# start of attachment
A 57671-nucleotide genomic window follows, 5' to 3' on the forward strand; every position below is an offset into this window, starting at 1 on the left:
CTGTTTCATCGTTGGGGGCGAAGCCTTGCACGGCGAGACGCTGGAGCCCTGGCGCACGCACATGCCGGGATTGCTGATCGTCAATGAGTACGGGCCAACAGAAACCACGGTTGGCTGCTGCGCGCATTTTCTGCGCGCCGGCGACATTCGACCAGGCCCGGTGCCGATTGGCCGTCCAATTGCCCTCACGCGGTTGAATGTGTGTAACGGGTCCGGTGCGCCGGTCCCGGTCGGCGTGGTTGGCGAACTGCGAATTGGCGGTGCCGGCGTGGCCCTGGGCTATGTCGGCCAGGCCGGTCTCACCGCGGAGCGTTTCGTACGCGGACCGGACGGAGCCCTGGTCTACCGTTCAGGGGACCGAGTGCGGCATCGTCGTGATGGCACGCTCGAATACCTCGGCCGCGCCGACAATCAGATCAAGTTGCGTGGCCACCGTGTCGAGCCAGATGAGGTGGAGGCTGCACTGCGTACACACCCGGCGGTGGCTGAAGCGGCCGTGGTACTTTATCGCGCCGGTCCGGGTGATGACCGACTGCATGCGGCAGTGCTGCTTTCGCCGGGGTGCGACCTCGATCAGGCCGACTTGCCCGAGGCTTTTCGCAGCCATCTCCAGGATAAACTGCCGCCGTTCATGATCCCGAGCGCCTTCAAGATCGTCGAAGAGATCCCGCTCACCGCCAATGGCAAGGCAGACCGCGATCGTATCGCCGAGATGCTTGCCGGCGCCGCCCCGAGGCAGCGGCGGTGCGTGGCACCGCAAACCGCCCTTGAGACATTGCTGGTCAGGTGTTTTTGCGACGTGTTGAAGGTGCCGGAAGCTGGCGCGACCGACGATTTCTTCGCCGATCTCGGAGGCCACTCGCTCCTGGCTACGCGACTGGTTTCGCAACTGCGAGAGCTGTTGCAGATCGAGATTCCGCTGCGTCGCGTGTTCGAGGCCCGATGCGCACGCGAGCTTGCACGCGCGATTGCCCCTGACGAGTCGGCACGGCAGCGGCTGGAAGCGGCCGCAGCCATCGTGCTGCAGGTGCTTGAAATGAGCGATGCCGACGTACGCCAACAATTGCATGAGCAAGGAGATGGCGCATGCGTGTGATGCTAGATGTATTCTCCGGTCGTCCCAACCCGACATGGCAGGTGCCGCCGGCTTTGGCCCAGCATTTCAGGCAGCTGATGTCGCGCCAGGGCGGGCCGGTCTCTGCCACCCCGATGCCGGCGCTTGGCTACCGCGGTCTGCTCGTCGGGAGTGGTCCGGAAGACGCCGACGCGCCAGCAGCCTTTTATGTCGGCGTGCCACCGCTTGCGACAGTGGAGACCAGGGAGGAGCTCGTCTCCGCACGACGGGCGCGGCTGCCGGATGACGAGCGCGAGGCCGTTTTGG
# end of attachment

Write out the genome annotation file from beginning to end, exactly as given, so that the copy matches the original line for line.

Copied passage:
A 57671-nucleotide genomic window follows, 5' to 3' on the forward strand; every position below is an offset into this window, starting at 1 on the left:
CTGTTTCATCGTTGGGGGCGAAGCCTTGCACGGCGAGACGCTGGAGCCCTGGCGCACGCACATGCCGGGATTGCTGATCGTCAATGAGTACGGGCCAACAGAAACCACGGTTGGCTGCTGCGCGCATTTTCTGCGCGCCGGCGACATTCGACCAGGCCCGGTGCCGATTGGCCGTCCAATTGCCCTCACGCGGTTGAATGTGTGTAACGGGTCCGGTGCGCCGGTCCCGGTCGGCGTGGTTGGCGAACTGCGAATTGGCGGTGCCGGCGTGGCCCTGGGCTATGTCGGCCAGGCCGGTCTCACCGCGGAGCGTTTCGTACGCGGACCGGACGGAGCCCTGGTCTACCGTTCAGGGGACCGAGTGCGGCATCGTCGTGATGGCACGCTCGAATACCTCGGCCGCGCCGACAATCAGATCAAGTTGCGTGGCCACCGTGTCGAGCCAGATGAGGTGGAGGCTGCACTGCGTACACACCCGGCGGTGGCTGAAGCGGCCGTGGTACTTTATCGCGCCGGTCCGGGTGATGACCGACTGCATGCGGCAGTGCTGCTTTCGCCGGGGTGCGACCTCGATCAGGCCGACTTGCCCGAGGCTTTTCGCAGCCATCTCCAGGATAAACTGCCGCCGTTCATGATCCCGAGCGCCTTCAAGATCGTCGAAGAGATCCCGCTCACCGCCAATGGCAAGGCAGACCGCGATCGTATCGCCGAGATGCTTGCCGGCGCCGCCCCGAGGCAGCGGCGGTGCGTGGCACCGCAAACCGCCCTTGAGACATTGCTGGTCAGGTGTTTTTGCGACGTGTTGAAGGTGCCGGAAGCTGGCGCGACCGACGATTTCTTCGCCGATCTCGGAGGCCACTCGCTCCTGGCTACGCGACTGGTTTCGCAACTGCGAGAGCTGTTGCAGATCGAGATTCCGCTGCGTCGCGTGTTCGAGGCCCGATGCGCACGCGAGCTTGCACGCGCGATTGCCCCTGACGAGTCGGCACGGCAGCGGCTGGAAGCGGCCGCAGCCATCGTGCTGCAGGTGCTTGAAATGAGCGATGCCGACGTACGCCAACAATTGCATGAGCAAGGAGATGGCGCATGCGTGTGATGCTAGATGTATTCTCCGGTCGTCCCAACCCGACATGGCAGGTGCCGCCGGCTTTGGCCCAGCATTTCAGGCAGCTGATGTCGCGCCAGGGCGGGCCGGTCTCTGCCACCCCGATGCCGGCGCTTGGCTACCGCGGTCTGCTCGTCGGGAGTGGTCCGGAAGACGCCGACGCGCCAGCAGCCTTTTATGTCGGCGTGCCACCGCTTGCGACAGTGGAGACCAGGGAGGAGCTCGTCTCCGCACGACGGGCGCGGCTGCCGGATGACGAGCGCGAGGCCGTTTTGG